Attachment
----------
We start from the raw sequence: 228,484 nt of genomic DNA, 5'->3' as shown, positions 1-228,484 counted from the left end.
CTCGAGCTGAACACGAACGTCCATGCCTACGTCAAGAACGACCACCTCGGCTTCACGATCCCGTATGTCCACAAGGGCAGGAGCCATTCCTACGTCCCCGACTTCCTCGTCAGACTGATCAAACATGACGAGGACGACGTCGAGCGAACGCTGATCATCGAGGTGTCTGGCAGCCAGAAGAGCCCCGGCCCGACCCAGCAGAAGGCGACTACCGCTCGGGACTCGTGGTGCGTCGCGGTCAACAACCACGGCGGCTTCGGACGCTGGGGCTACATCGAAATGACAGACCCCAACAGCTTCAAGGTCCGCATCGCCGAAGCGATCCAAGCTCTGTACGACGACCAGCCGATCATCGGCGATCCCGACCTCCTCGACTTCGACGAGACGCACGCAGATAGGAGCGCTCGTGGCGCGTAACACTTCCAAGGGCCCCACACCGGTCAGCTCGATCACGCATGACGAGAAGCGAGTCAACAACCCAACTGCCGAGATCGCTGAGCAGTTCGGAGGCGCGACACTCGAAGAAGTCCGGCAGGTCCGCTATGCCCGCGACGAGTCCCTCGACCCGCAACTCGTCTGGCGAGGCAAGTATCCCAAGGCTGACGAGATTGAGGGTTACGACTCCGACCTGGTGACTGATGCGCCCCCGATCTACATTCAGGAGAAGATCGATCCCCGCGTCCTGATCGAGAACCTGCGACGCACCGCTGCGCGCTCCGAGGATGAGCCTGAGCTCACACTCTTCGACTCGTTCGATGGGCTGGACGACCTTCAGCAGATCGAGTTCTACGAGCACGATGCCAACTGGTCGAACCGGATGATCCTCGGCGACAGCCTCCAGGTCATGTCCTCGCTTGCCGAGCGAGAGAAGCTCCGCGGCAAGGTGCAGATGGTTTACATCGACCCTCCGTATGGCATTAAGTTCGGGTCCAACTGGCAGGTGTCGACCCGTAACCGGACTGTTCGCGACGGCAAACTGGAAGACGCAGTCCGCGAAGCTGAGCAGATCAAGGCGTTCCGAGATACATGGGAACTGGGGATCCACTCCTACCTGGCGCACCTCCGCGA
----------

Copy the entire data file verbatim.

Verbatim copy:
We start from the raw sequence: 228,484 nt of genomic DNA, 5'->3' as shown, positions 1-228,484 counted from the left end.
CTCGAGCTGAACACGAACGTCCATGCCTACGTCAAGAACGACCACCTCGGCTTCACGATCCCGTATGTCCACAAGGGCAGGAGCCATTCCTACGTCCCCGACTTCCTCGTCAGACTGATCAAACATGACGAGGACGACGTCGAGCGAACGCTGATCATCGAGGTGTCTGGCAGCCAGAAGAGCCCCGGCCCGACCCAGCAGAAGGCGACTACCGCTCGGGACTCGTGGTGCGTCGCGGTCAACAACCACGGCGGCTTCGGACGCTGGGGCTACATCGAAATGACAGACCCCAACAGCTTCAAGGTCCGCATCGCCGAAGCGATCCAAGCTCTGTACGACGACCAGCCGATCATCGGCGATCCCGACCTCCTCGACTTCGACGAGACGCACGCAGATAGGAGCGCTCGTGGCGCGTAACACTTCCAAGGGCCCCACACCGGTCAGCTCGATCACGCATGACGAGAAGCGAGTCAACAACCCAACTGCCGAGATCGCTGAGCAGTTCGGAGGCGCGACACTCGAAGAAGTCCGGCAGGTCCGCTATGCCCGCGACGAGTCCCTCGACCCGCAACTCGTCTGGCGAGGCAAGTATCCCAAGGCTGACGAGATTGAGGGTTACGACTCCGACCTGGTGACTGATGCGCCCCCGATCTACATTCAGGAGAAGATCGATCCCCGCGTCCTGATCGAGAACCTGCGACGCACCGCTGCGCGCTCCGAGGATGAGCCTGAGCTCACACTCTTCGACTCGTTCGATGGGCTGGACGACCTTCAGCAGATCGAGTTCTACGAGCACGATGCCAACTGGTCGAACCGGATGATCCTCGGCGACAGCCTCCAGGTCATGTCCTCGCTTGCCGAGCGAGAGAAGCTCCGCGGCAAGGTGCAGATGGTTTACATCGACCCTCCGTATGGCATTAAGTTCGGGTCCAACTGGCAGGTGTCGACCCGTAACCGGACTGTTCGCGACGGCAAACTGGAAGACGCAGTCCGCGAAGCTGAGCAGATCAAGGCGTTCCGAGATACATGGGAACTGGGGATCCACTCCTACCTGGCGCACCTCCGCGA